THE DIRECTORATE of Revenue Intelligence (DRI) arrested four people from Mumbai on Monday for alleged illegal export of over 8,000 kg of shark fins, worth Rs 45 crore in the international market, to China, Vietnam and Hong Kong. According to DRI, this is the highest seizure of shark fins ever made in India.
The agency has seized about 3,000 kg and 5,000 kg of shark fins from a godown at Sewri in Mumbai and a warehouse at Veraval in Gujarat, respectively. The fins were intended to be exported to China and Hong Kong by “misdeclaring” it as dried ray skin, dried marine products, fish maw among others, said DRI officials. The wildlife inspectors have confirmed that the goods seized are shark fins, the officials added.
The DRI has alleged that the seized shark fins were being allegedly exported through a Mumbai-based proprietary firm, Global Impex Trading. Founded in 2008, it is a leading exporter of seafood items, said sources.
The DRI has arrested Sharafat Ali, owner of Global Impex; his brother Hamid Sultan, in charge of the firm’s business in Mumbai; Asik Ahmad, in charge of the company’s accounts who used to take export orders from Hong Kong and R Sivaraman, in charge of storing the fins and concealing them with the help of fish maw during exports. All have been remanded to DRI custody for 14 days, said officials.
The company has its offices in Mumbai, Chennai and Hong Kong. Most of the illegal exports were routed overseas from Chennai and ports in Kerala, said officials. In January this year, this gang was booked by the customs department in another case pertaining to illegal export of shark fins, officials added.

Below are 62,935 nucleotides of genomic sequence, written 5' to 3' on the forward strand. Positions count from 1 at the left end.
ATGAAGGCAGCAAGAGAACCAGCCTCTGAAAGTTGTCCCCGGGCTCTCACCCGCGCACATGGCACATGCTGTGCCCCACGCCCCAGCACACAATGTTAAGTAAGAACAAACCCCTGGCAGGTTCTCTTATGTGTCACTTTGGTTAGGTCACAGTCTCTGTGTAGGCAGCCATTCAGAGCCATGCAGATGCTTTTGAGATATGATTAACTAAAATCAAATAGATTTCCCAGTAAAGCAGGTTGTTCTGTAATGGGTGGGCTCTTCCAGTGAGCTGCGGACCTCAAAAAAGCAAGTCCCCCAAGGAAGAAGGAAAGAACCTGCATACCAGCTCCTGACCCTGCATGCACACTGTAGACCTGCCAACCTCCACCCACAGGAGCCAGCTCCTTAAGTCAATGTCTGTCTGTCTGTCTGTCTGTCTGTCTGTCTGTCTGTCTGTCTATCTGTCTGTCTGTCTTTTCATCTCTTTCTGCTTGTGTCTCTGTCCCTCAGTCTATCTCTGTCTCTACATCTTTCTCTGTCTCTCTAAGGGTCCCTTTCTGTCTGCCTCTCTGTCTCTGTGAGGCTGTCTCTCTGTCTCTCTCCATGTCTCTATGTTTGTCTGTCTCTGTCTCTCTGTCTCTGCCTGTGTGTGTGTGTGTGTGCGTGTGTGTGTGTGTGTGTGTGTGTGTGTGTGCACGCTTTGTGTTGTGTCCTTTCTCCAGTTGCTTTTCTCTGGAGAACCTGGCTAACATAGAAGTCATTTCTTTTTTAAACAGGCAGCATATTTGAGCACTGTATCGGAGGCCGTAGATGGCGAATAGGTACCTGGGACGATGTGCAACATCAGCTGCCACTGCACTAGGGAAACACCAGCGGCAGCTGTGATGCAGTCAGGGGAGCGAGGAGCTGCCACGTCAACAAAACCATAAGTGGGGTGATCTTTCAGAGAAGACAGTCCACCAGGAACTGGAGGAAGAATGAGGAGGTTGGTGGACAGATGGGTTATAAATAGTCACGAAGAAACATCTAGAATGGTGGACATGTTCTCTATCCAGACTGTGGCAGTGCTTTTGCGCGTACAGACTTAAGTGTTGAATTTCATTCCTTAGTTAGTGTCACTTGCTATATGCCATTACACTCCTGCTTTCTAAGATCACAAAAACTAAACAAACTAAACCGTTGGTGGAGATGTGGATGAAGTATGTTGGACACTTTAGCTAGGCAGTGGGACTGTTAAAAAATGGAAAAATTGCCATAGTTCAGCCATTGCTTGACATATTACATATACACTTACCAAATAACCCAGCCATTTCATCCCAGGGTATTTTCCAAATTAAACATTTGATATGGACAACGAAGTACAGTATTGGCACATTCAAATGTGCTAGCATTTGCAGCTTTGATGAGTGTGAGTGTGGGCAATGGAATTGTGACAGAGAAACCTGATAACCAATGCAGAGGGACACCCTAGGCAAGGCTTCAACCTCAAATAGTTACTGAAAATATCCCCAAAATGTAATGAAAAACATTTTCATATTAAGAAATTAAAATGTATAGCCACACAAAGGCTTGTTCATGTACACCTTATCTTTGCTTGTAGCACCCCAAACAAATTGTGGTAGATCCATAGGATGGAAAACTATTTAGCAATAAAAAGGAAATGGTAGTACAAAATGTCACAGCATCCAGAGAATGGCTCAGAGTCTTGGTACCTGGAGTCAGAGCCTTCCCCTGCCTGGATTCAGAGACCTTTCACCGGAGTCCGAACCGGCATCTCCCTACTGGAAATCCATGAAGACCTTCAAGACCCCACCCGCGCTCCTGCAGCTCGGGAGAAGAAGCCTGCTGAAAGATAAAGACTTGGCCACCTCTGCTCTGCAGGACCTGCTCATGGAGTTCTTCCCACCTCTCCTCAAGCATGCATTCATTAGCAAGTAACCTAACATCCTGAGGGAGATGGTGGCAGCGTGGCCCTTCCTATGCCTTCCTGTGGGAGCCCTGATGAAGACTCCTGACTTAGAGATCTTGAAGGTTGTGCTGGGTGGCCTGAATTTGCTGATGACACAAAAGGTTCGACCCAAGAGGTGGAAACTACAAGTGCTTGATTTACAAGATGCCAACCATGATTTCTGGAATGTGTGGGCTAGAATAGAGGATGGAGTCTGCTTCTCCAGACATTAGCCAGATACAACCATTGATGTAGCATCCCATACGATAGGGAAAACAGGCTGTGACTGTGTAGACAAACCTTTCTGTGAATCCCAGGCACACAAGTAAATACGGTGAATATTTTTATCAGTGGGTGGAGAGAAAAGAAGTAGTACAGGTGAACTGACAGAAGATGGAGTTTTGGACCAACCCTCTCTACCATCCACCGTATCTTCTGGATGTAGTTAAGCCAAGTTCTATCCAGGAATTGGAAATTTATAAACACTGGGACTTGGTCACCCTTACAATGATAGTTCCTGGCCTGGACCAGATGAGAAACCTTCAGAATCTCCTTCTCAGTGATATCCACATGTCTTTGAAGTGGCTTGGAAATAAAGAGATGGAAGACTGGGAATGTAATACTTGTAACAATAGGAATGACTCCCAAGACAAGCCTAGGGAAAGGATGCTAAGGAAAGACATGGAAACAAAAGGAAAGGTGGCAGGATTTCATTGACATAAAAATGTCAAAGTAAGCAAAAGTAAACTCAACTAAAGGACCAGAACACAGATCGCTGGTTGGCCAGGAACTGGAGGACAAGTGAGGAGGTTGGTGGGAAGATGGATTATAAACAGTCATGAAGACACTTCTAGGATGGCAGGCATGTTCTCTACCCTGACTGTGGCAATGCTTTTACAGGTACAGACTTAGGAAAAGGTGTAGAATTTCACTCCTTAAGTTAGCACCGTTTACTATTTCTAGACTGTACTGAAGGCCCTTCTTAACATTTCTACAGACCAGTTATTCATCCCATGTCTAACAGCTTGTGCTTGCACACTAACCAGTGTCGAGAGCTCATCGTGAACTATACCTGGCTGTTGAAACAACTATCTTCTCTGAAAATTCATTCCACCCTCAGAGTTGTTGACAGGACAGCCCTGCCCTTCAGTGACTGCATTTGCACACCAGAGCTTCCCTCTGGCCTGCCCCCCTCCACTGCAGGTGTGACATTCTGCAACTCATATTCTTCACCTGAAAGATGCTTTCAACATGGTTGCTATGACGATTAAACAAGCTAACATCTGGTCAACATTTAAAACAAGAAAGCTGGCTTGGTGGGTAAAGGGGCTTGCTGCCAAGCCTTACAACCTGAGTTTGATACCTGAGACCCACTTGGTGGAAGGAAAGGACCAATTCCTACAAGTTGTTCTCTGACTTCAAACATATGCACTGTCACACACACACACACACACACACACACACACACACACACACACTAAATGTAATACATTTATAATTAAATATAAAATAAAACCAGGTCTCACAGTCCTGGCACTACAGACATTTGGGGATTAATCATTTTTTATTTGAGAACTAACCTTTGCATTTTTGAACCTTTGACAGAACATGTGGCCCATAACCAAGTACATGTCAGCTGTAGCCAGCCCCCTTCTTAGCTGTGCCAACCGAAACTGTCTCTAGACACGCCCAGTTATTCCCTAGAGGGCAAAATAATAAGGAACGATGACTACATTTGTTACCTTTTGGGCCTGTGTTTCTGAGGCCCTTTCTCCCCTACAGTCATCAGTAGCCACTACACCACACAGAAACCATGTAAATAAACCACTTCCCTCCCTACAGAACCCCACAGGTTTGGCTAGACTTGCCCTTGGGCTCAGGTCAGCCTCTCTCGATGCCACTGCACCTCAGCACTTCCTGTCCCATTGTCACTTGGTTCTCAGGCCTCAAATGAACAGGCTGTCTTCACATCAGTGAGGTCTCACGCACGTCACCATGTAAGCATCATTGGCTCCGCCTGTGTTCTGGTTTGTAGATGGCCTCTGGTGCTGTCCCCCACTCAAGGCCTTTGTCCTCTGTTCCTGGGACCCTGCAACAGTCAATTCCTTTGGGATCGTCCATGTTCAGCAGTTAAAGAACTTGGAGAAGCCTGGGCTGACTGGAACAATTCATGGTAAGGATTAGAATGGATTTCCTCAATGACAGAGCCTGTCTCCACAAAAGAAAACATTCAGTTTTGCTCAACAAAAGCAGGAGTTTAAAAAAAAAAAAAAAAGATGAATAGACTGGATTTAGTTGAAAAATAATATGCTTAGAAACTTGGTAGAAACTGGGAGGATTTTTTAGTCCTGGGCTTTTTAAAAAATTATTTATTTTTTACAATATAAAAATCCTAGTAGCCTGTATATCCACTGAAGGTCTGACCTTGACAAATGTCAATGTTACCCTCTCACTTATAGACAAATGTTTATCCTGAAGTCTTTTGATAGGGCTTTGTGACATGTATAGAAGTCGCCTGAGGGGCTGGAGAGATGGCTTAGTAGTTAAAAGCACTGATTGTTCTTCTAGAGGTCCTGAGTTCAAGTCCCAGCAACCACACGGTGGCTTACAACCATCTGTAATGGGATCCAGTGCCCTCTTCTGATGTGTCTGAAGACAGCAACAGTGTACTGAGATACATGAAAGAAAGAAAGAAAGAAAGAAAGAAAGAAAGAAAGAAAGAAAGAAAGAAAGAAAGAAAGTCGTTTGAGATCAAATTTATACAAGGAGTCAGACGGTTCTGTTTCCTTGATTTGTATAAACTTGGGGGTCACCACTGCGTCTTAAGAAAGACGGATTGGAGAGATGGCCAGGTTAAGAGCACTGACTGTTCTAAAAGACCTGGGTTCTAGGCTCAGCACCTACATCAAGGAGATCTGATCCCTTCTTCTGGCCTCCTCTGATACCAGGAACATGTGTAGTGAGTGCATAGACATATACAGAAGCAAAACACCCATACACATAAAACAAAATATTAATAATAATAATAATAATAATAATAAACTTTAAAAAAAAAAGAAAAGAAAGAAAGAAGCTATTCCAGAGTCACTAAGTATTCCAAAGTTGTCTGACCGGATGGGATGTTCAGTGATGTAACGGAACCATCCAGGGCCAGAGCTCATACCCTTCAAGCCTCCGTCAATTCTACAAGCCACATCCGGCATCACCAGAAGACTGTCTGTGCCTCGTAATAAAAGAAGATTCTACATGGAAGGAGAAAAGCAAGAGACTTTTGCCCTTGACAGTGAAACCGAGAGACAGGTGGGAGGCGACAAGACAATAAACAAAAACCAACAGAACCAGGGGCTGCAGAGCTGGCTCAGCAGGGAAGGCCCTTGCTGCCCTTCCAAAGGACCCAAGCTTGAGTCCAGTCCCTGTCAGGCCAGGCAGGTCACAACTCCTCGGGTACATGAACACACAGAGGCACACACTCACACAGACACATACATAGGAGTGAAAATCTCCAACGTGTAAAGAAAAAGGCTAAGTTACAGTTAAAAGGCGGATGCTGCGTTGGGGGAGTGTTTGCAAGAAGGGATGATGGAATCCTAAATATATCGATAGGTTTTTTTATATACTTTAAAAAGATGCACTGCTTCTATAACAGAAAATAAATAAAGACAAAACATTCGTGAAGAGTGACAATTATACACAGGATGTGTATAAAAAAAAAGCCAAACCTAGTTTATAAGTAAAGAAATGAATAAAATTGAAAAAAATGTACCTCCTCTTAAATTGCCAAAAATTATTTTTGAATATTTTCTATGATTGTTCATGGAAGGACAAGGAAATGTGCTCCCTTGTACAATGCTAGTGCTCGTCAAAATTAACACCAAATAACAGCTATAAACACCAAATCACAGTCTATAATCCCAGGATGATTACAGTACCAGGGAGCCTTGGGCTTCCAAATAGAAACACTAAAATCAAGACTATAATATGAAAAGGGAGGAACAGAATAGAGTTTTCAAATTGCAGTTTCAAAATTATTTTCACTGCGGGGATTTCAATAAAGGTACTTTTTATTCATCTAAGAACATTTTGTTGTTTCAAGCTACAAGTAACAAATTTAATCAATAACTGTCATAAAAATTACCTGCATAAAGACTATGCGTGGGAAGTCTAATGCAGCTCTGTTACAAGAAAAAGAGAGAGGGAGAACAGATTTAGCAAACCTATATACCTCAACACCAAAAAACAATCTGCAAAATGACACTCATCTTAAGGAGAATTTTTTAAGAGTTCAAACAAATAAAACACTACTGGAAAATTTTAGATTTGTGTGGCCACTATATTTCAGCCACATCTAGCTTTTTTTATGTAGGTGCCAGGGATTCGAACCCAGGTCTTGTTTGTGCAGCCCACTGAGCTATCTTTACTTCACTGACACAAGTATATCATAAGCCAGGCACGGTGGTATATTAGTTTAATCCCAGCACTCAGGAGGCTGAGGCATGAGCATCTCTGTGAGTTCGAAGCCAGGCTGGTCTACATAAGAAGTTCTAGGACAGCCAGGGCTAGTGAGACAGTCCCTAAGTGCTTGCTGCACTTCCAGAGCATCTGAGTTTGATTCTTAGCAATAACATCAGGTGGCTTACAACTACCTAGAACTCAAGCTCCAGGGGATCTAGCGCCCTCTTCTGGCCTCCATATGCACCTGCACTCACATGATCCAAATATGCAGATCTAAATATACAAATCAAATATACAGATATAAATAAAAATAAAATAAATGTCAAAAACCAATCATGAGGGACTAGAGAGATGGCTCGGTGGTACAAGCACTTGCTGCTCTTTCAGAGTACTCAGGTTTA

India has banned export of shark fins of all species in 2015. The Union Ministry of Environment, Forest and Climate Change had approved a policy that prohibits the removal of shark fins on board a vessel in the sea. According to the policy, any possession of shark fins that are not naturally attached to the body of the shark, amounts to hunting of Schedule I species. In September 2014, India had also became a signatory of the Convention of International Trade in Endangered Species of Wild Fauna and Flora (CITES) and listed five shark species for conservation.
Shark finning is the act of removing fins from sharks, often while the shark is alive. Once the shark fin is removed, the sharks are discharged into the ocean. These sharks sink into the bottom of the ocean and die as they are unable to swim without fins. The fins are used for preparing a delicacy called the shark fin soup in Chinese and Vietnamese cuisines. Typically, a bowl of shark fin soup costs over $ 100 and the value of the fins in the illicit international market ranges anywhere from $ 500 to $ 1,200 per kg.